‘Wily’ virus will hit every country: expert

One of the world's leading coronavirus experts has warned it's "inevitable" every country will eventually be hit by the disease, which is proving to be "particularly wily" and "intelligent".

Speaking at a press conference in London on Thursday, Professor Gabriel Leung from the University of Hong Kong said it was likely the virus had already spread to most nations.

"If you don't have it or you don't have any reported cases, it's because you're not testing, it's not because you don't have it," he said.

The professor recently travelled to China as part of the World Health Organisation's WHO-China Joint Mission on COVID-19.

There, he and 24 other experts toured around Beijing, Guangdong, Sichuan and Wuhan to learn more about the disease and observe how the government was working to control the outbreak.

While China's containment measures appeared to have worked, many key questions remained, he said.

"What we don't know is do we have to do everything the Chinese did or just some of it? And if it's some of it, which bits?" he said on Thursday.

"That is so crucial as the rest of the world is now going to experience the first wave."

Scientists also need to confirm whether people can be infected with the virus more than once.

"The four human coronaviruses don't generally for mild infections give you neutralising immunity - that's why you can get it again and again and again," Professor Leung said.

"This (virus) is much more nuanced and much more complex," he added.

 

 

'WILY AND INTELLIGENT'

More than 82,000 people have now been infected with the disease across 50 countries, with the largest outbreaks in China, South Korea, Italy and Japan.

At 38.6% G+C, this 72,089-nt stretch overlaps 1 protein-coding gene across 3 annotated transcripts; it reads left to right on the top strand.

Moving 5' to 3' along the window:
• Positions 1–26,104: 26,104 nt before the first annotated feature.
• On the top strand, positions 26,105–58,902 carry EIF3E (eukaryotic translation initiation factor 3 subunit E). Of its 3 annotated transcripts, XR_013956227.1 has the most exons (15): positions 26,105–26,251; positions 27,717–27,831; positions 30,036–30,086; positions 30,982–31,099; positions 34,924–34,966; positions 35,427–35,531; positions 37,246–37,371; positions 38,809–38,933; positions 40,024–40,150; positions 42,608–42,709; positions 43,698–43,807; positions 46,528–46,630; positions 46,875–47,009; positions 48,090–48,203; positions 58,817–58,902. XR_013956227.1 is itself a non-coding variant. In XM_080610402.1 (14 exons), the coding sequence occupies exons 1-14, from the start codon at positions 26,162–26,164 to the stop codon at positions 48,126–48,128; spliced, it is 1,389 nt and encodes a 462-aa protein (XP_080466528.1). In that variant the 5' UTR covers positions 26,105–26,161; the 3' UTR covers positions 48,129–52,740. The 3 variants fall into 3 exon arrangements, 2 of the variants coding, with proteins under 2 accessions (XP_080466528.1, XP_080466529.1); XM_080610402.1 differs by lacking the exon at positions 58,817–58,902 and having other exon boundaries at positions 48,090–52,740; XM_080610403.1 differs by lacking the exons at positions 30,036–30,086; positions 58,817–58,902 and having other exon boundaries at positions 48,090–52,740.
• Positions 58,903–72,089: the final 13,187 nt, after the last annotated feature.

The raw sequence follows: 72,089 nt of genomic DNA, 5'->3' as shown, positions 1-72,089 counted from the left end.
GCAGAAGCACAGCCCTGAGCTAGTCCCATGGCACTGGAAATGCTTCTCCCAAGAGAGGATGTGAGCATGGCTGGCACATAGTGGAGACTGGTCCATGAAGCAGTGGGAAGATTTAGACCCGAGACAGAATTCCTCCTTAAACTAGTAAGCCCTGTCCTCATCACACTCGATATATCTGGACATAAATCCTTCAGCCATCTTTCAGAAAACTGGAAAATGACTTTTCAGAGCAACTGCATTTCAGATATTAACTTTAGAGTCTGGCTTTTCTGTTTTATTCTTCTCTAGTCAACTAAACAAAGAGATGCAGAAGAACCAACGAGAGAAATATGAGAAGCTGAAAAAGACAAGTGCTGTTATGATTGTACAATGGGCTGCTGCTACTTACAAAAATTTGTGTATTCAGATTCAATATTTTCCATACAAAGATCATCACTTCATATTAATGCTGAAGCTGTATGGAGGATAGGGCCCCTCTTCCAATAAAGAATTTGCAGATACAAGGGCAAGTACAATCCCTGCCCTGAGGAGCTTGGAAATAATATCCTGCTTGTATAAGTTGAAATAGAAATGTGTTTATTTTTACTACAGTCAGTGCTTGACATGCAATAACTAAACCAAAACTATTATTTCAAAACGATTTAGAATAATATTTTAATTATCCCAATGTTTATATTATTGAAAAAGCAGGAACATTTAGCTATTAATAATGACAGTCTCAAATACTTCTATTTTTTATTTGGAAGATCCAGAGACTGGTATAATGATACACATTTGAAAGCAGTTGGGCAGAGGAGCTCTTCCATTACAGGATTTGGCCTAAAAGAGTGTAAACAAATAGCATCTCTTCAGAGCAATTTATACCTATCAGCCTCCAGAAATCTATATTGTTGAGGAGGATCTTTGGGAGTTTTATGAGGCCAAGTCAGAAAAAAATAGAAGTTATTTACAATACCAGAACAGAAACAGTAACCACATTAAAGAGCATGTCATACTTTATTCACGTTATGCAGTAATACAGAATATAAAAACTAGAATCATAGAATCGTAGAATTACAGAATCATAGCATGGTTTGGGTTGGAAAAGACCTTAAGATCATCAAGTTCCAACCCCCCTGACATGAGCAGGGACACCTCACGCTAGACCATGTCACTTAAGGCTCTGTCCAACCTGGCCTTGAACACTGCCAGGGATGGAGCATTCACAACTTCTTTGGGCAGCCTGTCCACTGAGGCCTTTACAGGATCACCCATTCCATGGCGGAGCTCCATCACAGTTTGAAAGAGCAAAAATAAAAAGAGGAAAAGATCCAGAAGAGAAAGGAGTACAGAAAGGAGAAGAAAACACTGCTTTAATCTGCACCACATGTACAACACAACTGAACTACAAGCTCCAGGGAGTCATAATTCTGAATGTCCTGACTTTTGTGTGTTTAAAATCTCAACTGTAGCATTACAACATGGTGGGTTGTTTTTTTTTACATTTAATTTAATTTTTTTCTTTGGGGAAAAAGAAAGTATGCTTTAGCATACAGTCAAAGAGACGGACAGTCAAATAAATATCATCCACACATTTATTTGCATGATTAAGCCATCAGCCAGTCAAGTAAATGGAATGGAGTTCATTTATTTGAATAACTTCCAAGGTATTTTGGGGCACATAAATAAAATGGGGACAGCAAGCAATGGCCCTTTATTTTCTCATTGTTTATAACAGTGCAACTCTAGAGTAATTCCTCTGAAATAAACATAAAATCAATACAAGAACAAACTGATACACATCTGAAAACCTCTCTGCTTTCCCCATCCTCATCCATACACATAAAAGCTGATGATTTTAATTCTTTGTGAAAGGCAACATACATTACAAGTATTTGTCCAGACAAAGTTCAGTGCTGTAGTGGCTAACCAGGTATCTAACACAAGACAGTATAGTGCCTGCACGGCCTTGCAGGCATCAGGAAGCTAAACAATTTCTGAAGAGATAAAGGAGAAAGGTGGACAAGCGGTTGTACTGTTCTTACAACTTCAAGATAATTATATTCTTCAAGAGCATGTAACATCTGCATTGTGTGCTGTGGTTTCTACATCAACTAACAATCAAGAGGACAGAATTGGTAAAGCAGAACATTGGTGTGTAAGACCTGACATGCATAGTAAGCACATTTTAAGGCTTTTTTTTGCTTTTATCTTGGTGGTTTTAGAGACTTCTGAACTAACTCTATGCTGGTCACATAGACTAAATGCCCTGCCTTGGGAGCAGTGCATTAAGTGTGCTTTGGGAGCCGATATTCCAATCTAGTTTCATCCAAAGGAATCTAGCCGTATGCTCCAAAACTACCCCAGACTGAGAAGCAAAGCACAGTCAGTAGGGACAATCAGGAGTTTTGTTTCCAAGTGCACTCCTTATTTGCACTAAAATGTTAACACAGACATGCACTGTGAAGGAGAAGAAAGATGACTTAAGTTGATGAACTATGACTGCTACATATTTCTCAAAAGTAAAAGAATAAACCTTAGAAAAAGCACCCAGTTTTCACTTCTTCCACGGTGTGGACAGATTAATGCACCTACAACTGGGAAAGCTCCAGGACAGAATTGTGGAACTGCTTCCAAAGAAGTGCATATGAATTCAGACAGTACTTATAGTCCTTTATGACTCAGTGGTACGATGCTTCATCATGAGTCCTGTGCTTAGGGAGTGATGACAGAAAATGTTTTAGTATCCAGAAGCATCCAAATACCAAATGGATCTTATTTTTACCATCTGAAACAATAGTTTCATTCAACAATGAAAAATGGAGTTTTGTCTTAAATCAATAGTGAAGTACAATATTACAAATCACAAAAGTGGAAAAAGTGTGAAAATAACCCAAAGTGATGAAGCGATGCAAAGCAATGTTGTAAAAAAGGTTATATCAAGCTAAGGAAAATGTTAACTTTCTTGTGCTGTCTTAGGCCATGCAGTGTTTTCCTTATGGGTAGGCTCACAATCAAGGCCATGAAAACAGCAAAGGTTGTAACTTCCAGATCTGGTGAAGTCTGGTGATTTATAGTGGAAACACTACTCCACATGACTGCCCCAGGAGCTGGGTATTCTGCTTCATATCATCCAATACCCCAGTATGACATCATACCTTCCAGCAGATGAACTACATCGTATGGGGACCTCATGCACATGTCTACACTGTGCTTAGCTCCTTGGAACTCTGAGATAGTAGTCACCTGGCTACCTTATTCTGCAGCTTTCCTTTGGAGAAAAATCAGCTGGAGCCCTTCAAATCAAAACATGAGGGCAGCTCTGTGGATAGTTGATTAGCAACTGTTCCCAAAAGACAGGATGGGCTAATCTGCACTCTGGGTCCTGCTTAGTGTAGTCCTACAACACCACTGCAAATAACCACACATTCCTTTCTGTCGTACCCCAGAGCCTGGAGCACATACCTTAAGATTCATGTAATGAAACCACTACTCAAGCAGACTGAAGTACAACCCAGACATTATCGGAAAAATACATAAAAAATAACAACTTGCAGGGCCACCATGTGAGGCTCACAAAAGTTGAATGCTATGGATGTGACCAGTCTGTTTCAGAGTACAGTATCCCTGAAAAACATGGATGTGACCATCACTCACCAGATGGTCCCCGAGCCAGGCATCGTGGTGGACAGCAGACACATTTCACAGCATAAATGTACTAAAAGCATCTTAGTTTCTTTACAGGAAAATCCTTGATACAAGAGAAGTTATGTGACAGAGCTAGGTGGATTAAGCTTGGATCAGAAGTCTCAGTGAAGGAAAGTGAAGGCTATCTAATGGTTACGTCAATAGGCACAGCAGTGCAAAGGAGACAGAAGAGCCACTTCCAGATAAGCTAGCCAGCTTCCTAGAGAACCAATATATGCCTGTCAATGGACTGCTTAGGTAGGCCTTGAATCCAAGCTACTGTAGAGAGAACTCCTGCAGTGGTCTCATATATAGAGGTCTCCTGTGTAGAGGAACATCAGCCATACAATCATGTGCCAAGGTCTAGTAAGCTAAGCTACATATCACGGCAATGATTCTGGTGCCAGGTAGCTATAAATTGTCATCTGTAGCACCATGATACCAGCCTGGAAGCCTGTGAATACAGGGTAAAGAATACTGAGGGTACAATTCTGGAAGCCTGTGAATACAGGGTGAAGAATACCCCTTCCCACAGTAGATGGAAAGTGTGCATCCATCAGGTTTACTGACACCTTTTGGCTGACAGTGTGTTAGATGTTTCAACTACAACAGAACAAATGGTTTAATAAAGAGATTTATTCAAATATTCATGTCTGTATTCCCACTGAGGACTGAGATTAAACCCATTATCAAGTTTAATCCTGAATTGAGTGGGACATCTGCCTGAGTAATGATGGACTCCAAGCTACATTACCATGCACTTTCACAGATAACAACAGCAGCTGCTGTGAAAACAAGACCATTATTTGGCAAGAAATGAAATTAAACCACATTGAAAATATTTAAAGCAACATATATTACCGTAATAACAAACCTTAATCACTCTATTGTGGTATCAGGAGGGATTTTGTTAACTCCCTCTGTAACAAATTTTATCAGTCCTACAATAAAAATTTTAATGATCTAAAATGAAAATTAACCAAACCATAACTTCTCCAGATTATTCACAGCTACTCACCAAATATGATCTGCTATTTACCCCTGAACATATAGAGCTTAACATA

At least 2,801 people have died, though most deaths have been contained in China's Hubei province.

Earlier this week, Professor Leung told BBC Newsnightthe virus was "particularly wily" and "intelligent".

"Every second, every day counts in any stuttering beginnings of an epidemic, but this bug is particularly wily, particularly bad, particularly intelligent," he said.

"It spreads possibly during the incubation period, it spreads very quickly, it is quite infective, more infective than the 2009 pandemic flu."

Associate Professor Ian Mackay from the University of Queensland also warned on Thursday that the virus could be "with us for life".

"It doesn't look like this virus is ever going to go back in its box," he said.

"We already have four of these coronaviruses, mostly causing colds. We get them every year. They peak during winter but they still move around ­between us ­during the rest of the year as well. So it's likely this might become one of those."

If it does, Professor Mackay said it would be impossible to avoid.

"At some point in the coming months or years we're all going to get infected because we've all been infected by these other endemic viruses," he said.



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